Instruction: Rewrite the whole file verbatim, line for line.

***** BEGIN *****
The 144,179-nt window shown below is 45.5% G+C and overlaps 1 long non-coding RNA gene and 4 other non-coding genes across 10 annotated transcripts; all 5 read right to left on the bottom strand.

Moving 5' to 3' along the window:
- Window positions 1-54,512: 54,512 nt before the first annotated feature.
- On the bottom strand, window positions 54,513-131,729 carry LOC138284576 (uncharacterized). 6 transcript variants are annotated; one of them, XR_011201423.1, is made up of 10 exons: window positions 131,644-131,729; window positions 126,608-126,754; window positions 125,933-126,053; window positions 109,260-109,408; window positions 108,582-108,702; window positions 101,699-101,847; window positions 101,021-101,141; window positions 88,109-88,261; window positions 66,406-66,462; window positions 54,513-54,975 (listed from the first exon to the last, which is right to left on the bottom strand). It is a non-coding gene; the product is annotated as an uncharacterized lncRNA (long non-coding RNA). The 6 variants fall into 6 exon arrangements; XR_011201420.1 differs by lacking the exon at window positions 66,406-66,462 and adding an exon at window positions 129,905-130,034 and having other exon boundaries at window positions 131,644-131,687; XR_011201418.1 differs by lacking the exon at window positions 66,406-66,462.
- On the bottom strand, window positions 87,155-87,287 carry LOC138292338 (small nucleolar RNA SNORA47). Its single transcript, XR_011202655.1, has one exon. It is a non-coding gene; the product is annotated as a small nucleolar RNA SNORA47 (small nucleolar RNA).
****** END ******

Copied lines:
The 144,179-nt window shown below is 45.5% G+C and overlaps 1 long non-coding RNA gene and 4 other non-coding genes across 10 annotated transcripts; all 5 read right to left on the bottom strand.

Moving 5' to 3' along the window:
- Window positions 1-54,512: 54,512 nt before the first annotated feature.
- On the bottom strand, window positions 54,513-131,729 carry LOC138284576 (uncharacterized). 6 transcript variants are annotated; one of them, XR_011201423.1, is made up of 10 exons: window positions 131,644-131,729; window positions 126,608-126,754; window positions 125,933-126,053; window positions 109,260-109,408; window positions 108,582-108,702; window positions 101,699-101,847; window positions 101,021-101,141; window positions 88,109-88,261; window positions 66,406-66,462; window positions 54,513-54,975 (listed from the first exon to the last, which is right to left on the bottom strand). It is a non-coding gene; the product is annotated as an uncharacterized lncRNA (long non-coding RNA). The 6 variants fall into 6 exon arrangements; XR_011201420.1 differs by lacking the exon at window positions 66,406-66,462 and adding an exon at window positions 129,905-130,034 and having other exon boundaries at window positions 131,644-131,687; XR_011201418.1 differs by lacking the exon at window positions 66,406-66,462.
- On the bottom strand, window positions 87,155-87,287 carry LOC138292338 (small nucleolar RNA SNORA47). Its single transcript, XR_011202655.1, has one exon. It is a non-coding gene; the product is annotated as a small nucleolar RNA SNORA47 (small nucleolar RNA).